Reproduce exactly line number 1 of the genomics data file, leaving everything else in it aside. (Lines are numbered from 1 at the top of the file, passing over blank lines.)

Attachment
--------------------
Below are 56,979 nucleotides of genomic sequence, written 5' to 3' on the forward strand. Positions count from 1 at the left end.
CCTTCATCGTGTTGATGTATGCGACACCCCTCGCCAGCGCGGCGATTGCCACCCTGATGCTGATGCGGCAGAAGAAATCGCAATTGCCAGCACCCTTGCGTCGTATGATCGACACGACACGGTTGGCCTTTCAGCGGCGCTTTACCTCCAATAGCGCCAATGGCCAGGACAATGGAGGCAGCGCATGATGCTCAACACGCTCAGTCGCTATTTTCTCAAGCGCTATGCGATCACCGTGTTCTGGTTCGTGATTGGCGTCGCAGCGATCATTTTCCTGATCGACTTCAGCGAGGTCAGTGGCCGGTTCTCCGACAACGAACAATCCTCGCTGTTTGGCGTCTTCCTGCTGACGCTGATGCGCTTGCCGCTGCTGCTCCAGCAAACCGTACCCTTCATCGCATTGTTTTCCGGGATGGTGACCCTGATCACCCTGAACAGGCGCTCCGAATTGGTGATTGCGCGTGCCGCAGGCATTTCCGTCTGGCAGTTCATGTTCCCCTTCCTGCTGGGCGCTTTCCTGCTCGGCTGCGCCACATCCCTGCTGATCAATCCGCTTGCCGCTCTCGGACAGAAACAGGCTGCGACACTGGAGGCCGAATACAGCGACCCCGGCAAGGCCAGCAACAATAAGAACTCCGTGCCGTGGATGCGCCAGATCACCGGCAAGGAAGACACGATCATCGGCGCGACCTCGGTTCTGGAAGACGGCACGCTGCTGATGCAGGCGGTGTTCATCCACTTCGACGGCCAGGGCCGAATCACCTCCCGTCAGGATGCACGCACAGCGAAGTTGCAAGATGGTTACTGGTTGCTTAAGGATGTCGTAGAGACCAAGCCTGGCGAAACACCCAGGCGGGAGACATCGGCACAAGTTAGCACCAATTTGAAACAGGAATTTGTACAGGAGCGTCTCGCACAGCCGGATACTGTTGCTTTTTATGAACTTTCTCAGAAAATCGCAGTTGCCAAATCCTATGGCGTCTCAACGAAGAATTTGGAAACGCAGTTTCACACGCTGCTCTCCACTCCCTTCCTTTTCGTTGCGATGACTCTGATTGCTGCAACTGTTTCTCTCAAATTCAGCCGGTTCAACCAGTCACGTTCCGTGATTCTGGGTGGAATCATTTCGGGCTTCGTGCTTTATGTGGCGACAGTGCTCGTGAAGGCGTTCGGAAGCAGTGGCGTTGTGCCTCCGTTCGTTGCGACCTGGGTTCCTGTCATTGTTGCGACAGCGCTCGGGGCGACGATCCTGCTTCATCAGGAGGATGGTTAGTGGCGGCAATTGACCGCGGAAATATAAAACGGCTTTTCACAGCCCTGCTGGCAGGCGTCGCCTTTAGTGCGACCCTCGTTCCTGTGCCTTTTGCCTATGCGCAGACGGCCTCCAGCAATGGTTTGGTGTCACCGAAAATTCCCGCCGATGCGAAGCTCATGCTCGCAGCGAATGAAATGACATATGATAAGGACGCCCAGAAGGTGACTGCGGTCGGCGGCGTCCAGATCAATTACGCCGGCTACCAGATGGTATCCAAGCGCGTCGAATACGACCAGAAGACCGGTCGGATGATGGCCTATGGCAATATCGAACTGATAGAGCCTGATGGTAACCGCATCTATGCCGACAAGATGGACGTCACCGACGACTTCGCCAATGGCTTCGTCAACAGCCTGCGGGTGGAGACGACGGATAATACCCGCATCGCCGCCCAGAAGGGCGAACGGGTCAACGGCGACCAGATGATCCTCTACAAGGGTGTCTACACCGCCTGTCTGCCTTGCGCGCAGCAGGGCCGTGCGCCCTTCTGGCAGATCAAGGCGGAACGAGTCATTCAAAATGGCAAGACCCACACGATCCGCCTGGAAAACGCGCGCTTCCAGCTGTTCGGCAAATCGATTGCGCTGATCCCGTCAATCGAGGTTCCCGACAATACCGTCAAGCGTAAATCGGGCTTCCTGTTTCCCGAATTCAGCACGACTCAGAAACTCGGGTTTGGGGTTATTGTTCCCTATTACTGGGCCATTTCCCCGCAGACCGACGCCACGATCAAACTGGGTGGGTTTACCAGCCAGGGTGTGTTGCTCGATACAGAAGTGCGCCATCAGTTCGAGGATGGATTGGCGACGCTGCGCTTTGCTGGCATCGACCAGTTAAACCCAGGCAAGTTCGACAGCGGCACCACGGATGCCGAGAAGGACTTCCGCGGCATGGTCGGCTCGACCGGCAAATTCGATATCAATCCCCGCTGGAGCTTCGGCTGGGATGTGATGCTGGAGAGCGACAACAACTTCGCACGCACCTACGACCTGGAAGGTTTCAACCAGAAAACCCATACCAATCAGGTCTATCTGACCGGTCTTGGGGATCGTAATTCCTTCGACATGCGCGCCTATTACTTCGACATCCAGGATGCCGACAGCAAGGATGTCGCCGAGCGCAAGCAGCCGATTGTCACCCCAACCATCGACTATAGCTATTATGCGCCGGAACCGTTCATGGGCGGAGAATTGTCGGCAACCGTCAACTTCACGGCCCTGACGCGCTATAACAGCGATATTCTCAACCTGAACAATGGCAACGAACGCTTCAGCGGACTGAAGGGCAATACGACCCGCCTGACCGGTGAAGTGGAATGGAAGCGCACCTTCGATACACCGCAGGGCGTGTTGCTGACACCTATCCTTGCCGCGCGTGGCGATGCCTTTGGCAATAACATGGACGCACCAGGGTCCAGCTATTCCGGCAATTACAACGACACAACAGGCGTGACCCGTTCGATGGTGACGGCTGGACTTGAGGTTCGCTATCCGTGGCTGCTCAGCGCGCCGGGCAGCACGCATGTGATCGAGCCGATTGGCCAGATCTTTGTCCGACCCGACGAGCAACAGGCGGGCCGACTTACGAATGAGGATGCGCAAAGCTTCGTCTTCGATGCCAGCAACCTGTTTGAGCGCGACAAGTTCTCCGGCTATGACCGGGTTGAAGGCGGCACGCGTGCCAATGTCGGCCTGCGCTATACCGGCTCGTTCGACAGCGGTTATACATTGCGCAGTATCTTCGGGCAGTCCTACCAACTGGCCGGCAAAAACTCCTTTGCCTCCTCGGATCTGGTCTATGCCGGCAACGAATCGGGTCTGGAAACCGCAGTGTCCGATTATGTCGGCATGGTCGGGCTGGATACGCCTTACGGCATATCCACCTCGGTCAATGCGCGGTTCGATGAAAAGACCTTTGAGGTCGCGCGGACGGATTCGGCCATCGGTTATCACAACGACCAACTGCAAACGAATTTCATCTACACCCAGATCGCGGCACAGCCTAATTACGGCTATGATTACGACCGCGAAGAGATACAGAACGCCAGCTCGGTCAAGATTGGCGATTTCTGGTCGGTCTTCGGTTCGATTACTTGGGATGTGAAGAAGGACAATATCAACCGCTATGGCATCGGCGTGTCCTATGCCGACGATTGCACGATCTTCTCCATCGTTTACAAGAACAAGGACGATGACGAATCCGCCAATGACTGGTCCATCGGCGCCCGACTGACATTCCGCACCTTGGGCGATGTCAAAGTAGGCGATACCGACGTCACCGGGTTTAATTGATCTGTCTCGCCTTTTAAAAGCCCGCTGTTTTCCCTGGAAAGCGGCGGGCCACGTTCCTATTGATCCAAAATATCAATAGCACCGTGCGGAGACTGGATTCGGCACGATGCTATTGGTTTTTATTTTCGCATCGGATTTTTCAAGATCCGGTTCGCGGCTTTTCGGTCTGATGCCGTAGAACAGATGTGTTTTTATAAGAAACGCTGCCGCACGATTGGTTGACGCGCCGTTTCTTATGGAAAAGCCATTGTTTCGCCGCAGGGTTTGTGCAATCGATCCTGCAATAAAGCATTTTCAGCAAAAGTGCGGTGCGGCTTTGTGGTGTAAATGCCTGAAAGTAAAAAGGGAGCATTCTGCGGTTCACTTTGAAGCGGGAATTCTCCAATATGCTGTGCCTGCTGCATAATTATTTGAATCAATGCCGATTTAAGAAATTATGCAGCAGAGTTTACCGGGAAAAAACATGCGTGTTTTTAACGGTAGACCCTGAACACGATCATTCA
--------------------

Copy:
Below are 56,979 nucleotides of genomic sequence, written 5' to 3' on the forward strand. Positions count from 1 at the left end.